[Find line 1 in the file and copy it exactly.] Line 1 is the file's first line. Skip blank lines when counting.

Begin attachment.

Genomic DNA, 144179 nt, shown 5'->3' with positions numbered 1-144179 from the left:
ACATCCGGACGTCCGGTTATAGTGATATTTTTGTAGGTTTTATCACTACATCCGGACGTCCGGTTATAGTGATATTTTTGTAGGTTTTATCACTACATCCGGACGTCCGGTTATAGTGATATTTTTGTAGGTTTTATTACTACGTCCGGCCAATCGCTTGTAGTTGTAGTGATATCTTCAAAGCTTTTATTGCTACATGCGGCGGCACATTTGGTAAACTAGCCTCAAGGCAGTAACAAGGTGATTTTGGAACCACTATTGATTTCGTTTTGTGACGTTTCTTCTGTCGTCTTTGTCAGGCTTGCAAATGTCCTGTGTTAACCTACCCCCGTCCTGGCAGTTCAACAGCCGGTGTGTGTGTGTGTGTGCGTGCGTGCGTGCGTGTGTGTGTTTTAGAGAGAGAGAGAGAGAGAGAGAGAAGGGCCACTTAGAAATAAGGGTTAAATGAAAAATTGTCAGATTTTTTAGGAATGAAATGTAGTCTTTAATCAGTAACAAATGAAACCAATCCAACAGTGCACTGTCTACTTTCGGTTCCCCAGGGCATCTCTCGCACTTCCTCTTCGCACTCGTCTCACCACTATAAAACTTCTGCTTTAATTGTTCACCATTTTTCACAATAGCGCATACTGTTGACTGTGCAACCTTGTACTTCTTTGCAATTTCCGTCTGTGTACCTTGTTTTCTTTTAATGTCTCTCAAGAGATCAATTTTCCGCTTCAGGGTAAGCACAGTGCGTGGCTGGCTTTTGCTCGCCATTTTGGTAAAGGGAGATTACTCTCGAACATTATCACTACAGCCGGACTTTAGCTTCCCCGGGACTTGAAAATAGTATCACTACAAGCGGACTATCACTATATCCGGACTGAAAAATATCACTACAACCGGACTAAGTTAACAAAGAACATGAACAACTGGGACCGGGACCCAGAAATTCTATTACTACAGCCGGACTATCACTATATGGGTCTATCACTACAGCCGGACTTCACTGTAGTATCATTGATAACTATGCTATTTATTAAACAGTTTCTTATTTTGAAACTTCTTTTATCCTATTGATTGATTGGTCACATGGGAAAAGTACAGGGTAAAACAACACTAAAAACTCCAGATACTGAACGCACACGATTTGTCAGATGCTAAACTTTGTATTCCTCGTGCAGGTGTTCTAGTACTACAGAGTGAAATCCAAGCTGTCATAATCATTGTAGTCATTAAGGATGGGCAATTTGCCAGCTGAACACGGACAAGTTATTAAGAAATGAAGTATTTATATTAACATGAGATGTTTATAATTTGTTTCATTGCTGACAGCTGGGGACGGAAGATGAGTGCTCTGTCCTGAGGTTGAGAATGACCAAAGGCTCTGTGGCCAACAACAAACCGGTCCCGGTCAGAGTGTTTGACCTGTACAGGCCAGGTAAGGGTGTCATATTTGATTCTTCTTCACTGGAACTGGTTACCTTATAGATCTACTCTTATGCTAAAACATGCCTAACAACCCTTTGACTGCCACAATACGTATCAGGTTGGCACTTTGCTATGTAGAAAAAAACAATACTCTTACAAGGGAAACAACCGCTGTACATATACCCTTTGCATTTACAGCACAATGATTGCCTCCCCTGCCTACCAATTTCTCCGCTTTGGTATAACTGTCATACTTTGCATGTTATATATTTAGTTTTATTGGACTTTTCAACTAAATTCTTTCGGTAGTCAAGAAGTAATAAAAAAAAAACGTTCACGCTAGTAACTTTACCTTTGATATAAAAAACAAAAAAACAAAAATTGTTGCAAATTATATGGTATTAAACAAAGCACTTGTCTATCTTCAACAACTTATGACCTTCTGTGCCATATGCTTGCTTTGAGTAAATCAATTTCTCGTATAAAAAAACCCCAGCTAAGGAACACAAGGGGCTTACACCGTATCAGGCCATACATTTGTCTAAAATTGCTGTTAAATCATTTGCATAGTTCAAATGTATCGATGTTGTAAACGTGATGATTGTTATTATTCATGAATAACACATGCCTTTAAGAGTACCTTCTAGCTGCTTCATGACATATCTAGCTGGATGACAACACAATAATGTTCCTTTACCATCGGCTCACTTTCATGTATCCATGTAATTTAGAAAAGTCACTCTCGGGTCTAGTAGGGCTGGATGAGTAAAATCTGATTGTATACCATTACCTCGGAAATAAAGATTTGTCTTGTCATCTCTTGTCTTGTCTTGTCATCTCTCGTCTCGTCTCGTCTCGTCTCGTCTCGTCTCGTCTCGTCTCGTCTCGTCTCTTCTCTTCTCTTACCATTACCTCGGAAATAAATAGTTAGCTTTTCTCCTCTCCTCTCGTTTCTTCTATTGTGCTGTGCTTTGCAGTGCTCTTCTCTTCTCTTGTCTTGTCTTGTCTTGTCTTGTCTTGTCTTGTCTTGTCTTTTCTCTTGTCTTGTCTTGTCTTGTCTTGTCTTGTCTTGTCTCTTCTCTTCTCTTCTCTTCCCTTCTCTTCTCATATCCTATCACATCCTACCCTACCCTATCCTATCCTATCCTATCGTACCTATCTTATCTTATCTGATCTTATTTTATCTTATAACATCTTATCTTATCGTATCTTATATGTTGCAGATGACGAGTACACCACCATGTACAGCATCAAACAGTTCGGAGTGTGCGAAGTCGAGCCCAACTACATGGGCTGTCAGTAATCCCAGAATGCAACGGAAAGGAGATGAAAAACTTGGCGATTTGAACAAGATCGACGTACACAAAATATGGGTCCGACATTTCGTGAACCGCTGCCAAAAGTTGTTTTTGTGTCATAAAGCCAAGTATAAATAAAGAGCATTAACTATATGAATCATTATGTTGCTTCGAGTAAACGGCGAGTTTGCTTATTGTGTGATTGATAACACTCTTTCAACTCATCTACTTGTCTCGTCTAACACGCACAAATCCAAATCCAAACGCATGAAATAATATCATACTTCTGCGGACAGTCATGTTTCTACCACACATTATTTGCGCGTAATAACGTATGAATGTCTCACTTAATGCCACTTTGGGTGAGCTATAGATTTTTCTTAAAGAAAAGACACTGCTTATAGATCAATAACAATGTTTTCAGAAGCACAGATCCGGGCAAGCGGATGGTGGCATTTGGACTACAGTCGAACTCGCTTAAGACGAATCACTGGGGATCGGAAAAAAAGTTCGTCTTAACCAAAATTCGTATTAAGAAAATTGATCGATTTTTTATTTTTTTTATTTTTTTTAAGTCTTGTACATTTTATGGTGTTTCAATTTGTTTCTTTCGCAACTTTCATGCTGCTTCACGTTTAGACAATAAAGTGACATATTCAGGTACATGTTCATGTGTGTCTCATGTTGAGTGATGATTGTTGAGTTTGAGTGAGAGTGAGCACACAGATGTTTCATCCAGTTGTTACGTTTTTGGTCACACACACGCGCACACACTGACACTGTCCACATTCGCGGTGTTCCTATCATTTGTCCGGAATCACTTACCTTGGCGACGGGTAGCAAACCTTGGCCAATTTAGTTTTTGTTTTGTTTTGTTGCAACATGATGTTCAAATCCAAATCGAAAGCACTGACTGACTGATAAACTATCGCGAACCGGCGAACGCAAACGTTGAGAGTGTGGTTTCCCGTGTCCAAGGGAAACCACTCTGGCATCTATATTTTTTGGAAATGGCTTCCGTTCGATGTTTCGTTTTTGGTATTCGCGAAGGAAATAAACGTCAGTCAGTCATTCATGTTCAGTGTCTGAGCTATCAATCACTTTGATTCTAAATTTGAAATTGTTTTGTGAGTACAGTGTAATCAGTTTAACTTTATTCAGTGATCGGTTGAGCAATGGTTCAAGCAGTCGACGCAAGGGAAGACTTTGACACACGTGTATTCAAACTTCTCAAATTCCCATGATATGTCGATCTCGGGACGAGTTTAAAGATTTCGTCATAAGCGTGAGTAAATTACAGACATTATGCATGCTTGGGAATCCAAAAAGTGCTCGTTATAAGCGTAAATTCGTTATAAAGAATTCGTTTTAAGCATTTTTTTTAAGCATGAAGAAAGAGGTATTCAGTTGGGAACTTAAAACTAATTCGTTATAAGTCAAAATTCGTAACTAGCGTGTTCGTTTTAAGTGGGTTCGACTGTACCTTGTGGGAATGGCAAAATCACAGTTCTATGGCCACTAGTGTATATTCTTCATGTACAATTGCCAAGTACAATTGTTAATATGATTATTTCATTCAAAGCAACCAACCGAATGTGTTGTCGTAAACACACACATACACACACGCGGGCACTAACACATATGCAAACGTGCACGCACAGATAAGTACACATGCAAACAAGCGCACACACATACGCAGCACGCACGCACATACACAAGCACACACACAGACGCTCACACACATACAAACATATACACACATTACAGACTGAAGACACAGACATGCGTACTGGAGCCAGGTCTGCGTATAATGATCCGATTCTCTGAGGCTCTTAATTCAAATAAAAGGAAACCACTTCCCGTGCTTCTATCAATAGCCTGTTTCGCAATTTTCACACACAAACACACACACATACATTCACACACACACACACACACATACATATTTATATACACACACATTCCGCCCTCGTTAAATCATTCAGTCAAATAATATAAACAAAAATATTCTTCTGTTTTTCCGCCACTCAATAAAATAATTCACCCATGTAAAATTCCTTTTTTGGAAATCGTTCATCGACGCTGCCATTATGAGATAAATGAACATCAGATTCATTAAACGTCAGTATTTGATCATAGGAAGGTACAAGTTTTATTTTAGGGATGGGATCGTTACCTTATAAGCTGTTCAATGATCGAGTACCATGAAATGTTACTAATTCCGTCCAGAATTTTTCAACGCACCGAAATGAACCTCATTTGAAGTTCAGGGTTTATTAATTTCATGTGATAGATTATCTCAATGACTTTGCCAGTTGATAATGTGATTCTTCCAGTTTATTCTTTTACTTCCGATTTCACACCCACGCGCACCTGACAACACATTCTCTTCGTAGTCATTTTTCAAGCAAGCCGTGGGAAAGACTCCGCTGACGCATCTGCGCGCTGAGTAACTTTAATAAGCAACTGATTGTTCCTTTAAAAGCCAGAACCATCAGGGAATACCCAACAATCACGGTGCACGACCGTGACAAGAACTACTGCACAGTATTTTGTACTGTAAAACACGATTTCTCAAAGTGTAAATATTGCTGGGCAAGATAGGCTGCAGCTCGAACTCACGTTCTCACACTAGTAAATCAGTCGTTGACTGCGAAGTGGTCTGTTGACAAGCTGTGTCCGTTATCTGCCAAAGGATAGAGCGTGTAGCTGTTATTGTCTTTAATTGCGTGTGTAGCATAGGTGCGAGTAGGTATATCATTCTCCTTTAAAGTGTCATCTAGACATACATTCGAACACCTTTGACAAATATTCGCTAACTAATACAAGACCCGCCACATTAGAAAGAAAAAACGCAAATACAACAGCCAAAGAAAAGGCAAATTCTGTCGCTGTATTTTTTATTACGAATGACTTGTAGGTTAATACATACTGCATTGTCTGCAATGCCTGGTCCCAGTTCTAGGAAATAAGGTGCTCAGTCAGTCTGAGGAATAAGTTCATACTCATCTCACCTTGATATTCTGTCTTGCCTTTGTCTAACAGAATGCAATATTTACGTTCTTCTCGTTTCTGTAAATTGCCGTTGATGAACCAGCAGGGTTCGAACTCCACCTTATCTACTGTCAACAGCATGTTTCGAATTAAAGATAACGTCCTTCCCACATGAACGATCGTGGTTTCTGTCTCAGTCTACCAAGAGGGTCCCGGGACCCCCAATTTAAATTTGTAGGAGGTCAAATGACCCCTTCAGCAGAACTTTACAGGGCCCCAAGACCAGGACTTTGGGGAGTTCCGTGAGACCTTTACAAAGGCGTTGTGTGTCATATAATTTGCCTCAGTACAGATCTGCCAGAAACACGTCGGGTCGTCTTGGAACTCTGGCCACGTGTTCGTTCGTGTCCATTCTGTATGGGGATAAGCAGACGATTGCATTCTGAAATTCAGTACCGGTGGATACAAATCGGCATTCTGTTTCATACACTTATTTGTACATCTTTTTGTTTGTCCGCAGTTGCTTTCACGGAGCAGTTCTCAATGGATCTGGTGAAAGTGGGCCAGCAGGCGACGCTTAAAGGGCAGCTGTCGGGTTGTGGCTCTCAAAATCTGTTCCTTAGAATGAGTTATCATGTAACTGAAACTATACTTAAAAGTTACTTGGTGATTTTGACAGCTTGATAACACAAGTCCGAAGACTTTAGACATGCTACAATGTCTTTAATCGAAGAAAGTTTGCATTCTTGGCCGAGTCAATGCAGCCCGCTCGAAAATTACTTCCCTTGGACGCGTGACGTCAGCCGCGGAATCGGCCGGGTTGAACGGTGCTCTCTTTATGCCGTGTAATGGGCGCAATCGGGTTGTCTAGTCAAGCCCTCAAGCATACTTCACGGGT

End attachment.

Genomic DNA, 144179 nt, shown 5'->3' with positions numbered 1-144179 from the left: